Mammock new mocking framework

by Bjørn Bouet Smith 16. February 2012 19:41

I have decided to fork Rhino Mocks and continue development of it under another name: Mammock.

Don't ask me how I came up with the name, it's kind of silly. A combination of Mammoth and Mock, but it turns out that mammock actually means something that is a fragment of something else, and you could say that a mock is a part of something else, which is the piece of code you want to test and thus Mammock is not such a bad name after all Cool

The plans for Mammock are:

  • Upgrade to .NET 4
  • Upgrade to Castle 3
  • Get rid of old style mocking and stear codebase towards pure AAA
  • Make the codebase smaller by providing a much smaller and leaner interface
  • Go through code base and optimise and fix bugs that have been filed against Rhino Mocks.

 

I have already updated the code to .NET 4 and Castle 3, but I will still have it as a goal to see if there are reflection or other code that has been made that can be done more efficiently using .NET 4.

I am thinking about giving the version number of Mammock .1 higher than the .NET framework it it targeting, so Mammock for .NET 4, would be Mammock 4.1 and so forth. But that is just an idea.

I plan on making Mammock compatible with Rhino Mocks in the sense that if you are using the following style:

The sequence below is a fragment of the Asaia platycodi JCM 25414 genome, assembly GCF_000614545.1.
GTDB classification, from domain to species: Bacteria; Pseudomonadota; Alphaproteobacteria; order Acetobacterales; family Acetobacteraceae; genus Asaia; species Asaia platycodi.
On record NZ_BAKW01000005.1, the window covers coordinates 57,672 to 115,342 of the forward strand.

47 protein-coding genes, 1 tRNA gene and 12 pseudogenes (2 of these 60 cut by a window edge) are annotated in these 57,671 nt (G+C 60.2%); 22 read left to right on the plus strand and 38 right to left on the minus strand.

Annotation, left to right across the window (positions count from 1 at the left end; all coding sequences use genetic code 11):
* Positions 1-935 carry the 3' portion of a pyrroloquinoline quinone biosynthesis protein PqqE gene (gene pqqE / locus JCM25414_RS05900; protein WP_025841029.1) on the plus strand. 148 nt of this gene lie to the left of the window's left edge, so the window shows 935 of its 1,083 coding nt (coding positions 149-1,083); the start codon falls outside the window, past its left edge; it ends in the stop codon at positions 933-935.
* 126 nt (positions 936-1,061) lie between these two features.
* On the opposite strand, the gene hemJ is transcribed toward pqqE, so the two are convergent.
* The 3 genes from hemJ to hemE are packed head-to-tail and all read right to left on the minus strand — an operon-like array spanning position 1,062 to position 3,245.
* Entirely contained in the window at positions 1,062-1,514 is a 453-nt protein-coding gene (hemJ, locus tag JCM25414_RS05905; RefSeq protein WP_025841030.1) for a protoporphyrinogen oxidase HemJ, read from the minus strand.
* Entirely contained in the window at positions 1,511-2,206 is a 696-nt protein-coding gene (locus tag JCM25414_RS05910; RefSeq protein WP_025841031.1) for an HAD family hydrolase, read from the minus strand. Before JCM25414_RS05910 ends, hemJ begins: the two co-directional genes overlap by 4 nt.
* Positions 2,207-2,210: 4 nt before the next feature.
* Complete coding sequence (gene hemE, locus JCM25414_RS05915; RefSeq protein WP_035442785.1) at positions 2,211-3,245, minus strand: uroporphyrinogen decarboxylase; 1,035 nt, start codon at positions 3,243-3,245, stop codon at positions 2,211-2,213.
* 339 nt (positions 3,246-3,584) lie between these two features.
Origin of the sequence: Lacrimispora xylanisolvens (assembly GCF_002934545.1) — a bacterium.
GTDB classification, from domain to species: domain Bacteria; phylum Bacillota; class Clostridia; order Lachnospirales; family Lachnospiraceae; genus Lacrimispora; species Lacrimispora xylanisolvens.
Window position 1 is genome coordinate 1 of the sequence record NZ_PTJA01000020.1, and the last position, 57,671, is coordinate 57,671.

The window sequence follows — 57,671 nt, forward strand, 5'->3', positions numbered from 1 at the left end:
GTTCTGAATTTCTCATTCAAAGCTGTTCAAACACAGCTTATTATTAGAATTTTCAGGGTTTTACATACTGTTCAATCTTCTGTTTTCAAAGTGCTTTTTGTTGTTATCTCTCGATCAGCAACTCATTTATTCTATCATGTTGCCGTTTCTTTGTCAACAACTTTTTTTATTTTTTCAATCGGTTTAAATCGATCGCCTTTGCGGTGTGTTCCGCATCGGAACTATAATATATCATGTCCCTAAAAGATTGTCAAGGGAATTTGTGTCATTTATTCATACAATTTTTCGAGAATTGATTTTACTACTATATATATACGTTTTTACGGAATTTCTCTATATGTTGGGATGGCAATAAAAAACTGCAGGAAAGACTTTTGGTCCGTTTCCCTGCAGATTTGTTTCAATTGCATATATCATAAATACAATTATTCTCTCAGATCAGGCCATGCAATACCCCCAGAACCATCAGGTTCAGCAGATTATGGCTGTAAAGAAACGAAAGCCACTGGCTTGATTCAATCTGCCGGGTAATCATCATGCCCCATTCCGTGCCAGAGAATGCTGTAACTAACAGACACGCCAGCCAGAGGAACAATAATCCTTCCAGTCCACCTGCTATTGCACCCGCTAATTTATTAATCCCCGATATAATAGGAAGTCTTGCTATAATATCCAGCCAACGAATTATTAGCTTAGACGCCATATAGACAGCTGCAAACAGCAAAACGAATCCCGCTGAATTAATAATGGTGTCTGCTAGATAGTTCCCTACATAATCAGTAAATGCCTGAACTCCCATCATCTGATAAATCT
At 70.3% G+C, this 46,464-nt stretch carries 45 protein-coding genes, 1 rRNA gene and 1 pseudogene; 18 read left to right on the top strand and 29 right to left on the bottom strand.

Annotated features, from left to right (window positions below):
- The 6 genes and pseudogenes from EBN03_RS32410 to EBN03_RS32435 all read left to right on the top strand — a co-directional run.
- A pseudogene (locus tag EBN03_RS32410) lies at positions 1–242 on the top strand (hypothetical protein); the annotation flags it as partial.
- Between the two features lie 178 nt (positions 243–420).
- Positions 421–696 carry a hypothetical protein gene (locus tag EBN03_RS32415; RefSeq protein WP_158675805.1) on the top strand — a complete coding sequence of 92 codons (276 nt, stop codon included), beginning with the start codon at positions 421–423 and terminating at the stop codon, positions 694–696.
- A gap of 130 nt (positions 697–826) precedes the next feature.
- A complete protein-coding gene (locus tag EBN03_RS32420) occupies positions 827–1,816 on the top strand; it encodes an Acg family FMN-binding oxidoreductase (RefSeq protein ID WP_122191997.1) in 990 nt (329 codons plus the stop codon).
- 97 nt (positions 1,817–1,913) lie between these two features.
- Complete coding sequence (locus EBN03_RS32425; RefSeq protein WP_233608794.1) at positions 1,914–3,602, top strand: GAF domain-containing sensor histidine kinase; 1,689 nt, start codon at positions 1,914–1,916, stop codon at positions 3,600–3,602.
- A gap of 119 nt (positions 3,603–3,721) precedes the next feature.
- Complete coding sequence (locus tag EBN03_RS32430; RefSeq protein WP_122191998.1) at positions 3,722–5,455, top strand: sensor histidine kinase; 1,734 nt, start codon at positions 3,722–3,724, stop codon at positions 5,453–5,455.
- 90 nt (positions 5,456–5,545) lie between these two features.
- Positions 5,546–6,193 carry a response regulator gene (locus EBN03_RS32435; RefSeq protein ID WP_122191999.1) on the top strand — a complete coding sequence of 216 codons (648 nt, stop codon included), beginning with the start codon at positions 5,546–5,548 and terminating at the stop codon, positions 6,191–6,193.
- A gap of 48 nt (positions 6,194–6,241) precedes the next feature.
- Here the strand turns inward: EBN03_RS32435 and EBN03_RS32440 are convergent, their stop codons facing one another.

MockRepository.GenerateStub<T>, MockRepository.GenerateMock<T> etc. i.e. the static methods.

Then you should be able to switch in Mammock without changing anything but the namespace.

You can find the codebase at github

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.NET | Rhino Mocks | Mammock

Thread safe version of Rhino Mocks

by Bjørn Bouet Smith 26. March 2011 00:25

If you are a happy user of Rhino Mocks like I am, you might have experienced the same issue that I noticed this week at work.

We recently ported our entire code base to TFS, and decided to change the unit testing framework to MSTest so we could get a better integration with TFS.

We were a bit unhappy with the build times, so I started looking into running tests in parallel.

Luckily its very easy with MSTest, you simply add a parameter to your Local.testsettings file and you can run up to 5 tests in parallel, which is very nice, since most of us do in fact have multi core processors.

But when we changed the setting, we started seeing random test errors, one test run two tests were failing, another test run they were fine, and every sinle time you ran the test alone they worked perfectly. 

So we figured out it was caused by running multiple tests in the same test fixture in parallel, in conjunction with Rhino Mocks.

At first we thought it was MSTest that somehow was sharing state between tests in the same test fixture, but after a few test we found out that it was in fact Rhino Mocks that was not being built thread safe.

There were two issues, first there was a race condition that happens when you create a stub or mock.

Internally Rhino keeps a dictionary of Type and a proxy generator, so multiple calls to create the same type will have speed benefit. Unfortunately the code was not written in a thread safe way: